A more useful illustration is to superimpose curves of constant power onto a BSFC map (given in the blue curves below):

Each curve represents a constant horsepower developed by the engine. If you are driving on a given road with a constant grade, speed, and ambient conditions, regardless of which gear you are in, it requires roughly the same amount of power to overcome aerodynamic drag, rolling resistance and driveline losses. Therefore, regardless of what gear you're in, you're riding anywhere along the same blue curve; exactly where you sit on that blue curve being only dependent on the gear you're in and therefore the RPM at which the engine is turning over.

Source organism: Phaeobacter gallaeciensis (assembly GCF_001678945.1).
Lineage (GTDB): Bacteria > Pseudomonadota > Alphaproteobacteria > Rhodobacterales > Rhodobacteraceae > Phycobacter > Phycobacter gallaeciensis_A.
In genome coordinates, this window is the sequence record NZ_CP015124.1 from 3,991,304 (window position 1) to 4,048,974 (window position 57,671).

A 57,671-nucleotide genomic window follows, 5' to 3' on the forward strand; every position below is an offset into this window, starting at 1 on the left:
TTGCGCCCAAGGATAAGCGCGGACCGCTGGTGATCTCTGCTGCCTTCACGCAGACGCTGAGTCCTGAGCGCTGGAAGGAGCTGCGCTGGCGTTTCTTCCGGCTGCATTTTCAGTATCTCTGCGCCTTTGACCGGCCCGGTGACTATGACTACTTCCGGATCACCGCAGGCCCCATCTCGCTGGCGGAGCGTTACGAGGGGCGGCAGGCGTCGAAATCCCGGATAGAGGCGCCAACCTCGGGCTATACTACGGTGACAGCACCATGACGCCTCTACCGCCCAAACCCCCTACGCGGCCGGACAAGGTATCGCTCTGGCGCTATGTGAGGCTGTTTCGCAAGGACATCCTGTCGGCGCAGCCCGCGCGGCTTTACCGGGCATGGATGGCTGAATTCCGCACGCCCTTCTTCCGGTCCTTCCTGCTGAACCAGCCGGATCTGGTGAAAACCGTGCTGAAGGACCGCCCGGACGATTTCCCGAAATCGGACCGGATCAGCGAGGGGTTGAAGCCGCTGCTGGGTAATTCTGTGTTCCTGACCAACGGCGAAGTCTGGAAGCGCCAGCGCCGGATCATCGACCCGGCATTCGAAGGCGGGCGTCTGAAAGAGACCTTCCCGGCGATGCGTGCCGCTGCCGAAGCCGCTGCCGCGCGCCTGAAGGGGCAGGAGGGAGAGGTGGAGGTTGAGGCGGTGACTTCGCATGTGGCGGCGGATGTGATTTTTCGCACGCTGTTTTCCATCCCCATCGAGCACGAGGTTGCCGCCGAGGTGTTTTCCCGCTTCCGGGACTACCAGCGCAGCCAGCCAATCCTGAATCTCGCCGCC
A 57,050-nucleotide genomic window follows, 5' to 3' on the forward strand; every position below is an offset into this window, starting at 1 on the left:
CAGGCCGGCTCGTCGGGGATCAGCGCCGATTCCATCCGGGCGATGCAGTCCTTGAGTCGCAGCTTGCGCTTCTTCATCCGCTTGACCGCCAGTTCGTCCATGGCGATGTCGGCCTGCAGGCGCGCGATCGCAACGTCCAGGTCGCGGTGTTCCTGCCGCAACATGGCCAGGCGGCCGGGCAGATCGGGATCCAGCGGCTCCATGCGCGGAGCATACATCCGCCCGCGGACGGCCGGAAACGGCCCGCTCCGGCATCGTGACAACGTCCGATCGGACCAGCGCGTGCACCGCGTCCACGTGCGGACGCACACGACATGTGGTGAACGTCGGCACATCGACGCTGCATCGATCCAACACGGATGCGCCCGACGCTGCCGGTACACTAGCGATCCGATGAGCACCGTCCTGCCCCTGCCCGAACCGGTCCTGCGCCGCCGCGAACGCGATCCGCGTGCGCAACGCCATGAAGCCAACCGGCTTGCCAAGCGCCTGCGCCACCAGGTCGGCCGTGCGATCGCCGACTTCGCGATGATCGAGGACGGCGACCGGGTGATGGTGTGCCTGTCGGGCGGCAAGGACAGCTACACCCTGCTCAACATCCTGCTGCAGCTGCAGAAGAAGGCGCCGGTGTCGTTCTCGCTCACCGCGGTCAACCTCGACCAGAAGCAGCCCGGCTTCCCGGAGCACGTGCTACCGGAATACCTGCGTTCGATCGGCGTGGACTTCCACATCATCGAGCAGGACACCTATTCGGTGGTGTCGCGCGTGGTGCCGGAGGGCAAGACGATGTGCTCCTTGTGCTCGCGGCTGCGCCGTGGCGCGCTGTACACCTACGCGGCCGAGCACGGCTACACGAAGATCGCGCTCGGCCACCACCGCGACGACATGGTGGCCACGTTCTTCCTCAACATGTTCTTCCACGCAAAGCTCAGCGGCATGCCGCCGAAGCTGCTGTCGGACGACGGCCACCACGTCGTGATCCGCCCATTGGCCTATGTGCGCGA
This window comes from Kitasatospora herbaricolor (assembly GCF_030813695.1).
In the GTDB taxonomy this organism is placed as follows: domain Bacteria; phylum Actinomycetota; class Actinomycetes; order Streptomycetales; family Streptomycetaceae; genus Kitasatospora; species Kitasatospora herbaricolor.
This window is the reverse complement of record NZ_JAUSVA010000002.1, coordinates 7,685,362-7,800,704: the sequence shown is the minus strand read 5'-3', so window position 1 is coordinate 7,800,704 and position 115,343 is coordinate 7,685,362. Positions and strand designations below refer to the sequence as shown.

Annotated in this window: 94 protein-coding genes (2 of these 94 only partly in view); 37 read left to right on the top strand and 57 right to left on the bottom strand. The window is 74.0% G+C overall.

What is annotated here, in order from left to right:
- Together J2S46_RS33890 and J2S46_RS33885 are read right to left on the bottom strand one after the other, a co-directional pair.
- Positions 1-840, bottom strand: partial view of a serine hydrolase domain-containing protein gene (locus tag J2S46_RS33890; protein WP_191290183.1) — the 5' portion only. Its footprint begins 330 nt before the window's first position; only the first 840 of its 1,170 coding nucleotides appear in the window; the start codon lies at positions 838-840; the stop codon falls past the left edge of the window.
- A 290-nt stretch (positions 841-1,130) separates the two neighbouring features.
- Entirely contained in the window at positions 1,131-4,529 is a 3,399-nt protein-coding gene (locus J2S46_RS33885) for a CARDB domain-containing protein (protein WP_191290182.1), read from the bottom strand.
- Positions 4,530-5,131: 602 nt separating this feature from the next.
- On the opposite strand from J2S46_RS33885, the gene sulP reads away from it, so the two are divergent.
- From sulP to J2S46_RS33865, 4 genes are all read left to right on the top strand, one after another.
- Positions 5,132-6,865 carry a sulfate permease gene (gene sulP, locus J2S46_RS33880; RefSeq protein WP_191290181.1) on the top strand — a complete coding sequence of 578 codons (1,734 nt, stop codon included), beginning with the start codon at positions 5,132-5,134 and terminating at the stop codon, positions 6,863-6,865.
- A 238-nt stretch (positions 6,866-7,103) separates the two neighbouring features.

If I take the example of operating on a certain speed such that the power is 20 HP, The lowest BSFC occurs when running at the gear that corresponds to about 1250 RPM. If I run at either a higher- or lower RPM from this point, my BSFC will increase. This is about the only point in the entire engine map where it would be disadvantageous to operate at an even higher gear if one were available (lower RPM) because of the worsening BSFC. Almost everywhere else, the lowest BSFC is achieved at the lowest possible RPM at a given power.